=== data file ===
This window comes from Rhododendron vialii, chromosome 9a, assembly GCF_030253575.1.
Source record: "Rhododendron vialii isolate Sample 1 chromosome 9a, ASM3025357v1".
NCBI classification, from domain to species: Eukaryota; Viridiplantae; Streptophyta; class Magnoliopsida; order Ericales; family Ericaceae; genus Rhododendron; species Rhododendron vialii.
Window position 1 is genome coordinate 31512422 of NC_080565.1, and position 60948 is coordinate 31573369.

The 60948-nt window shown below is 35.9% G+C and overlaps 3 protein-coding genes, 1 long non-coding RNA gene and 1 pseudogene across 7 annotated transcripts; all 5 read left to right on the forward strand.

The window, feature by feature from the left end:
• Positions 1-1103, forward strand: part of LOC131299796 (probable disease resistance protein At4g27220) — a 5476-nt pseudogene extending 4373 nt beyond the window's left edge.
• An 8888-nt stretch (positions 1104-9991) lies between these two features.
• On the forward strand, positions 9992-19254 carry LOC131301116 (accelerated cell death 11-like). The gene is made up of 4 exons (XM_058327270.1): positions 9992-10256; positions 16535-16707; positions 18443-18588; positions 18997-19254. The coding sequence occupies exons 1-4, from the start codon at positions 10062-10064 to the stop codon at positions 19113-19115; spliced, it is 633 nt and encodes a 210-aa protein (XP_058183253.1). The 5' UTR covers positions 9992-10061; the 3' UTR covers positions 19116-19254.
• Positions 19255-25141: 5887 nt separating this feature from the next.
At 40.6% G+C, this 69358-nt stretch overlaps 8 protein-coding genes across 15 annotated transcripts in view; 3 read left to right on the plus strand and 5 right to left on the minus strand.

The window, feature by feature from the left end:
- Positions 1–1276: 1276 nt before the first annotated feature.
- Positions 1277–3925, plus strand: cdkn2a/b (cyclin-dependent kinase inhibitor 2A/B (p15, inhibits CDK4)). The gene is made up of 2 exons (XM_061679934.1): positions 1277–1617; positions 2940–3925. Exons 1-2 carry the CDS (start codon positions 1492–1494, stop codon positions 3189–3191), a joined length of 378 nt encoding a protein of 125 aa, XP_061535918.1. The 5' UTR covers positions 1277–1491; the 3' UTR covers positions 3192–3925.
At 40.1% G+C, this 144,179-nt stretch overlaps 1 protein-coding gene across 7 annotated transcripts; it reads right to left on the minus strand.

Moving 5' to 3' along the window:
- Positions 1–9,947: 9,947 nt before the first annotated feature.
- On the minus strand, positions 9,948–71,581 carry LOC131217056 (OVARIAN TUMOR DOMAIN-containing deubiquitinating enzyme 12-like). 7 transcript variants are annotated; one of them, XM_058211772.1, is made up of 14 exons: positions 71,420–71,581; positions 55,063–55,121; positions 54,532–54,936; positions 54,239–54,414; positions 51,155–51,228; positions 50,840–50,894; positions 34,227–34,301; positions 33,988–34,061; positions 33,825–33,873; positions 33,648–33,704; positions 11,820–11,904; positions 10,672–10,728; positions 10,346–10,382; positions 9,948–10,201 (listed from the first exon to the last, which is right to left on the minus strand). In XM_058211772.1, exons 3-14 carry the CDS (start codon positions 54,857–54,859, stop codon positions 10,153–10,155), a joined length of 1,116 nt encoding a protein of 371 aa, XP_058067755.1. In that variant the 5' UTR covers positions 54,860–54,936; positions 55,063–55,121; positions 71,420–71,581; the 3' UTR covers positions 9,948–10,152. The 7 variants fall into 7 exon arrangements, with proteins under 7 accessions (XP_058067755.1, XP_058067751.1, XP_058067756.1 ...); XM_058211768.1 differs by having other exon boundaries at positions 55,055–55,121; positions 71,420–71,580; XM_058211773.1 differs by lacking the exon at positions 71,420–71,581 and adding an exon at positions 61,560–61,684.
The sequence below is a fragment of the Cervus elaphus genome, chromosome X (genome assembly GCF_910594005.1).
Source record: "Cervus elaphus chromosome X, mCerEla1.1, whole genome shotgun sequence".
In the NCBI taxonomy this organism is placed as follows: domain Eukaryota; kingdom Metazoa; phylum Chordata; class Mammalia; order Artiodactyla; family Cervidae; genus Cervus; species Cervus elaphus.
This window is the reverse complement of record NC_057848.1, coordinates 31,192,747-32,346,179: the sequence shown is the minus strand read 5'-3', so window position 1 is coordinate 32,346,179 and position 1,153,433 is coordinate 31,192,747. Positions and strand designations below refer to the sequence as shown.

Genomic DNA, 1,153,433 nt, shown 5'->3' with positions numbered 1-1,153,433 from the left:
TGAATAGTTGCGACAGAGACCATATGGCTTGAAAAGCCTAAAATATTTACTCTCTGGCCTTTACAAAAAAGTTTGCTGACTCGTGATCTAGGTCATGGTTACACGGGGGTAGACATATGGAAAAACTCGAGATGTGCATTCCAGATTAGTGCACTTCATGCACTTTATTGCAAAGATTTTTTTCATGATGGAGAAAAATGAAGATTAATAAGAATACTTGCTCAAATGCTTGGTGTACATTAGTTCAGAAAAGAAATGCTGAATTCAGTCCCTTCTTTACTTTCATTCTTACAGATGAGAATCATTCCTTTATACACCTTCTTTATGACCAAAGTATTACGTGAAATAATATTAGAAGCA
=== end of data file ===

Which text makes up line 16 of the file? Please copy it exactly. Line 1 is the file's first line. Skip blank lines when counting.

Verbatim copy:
Moving 5' to 3' along the window: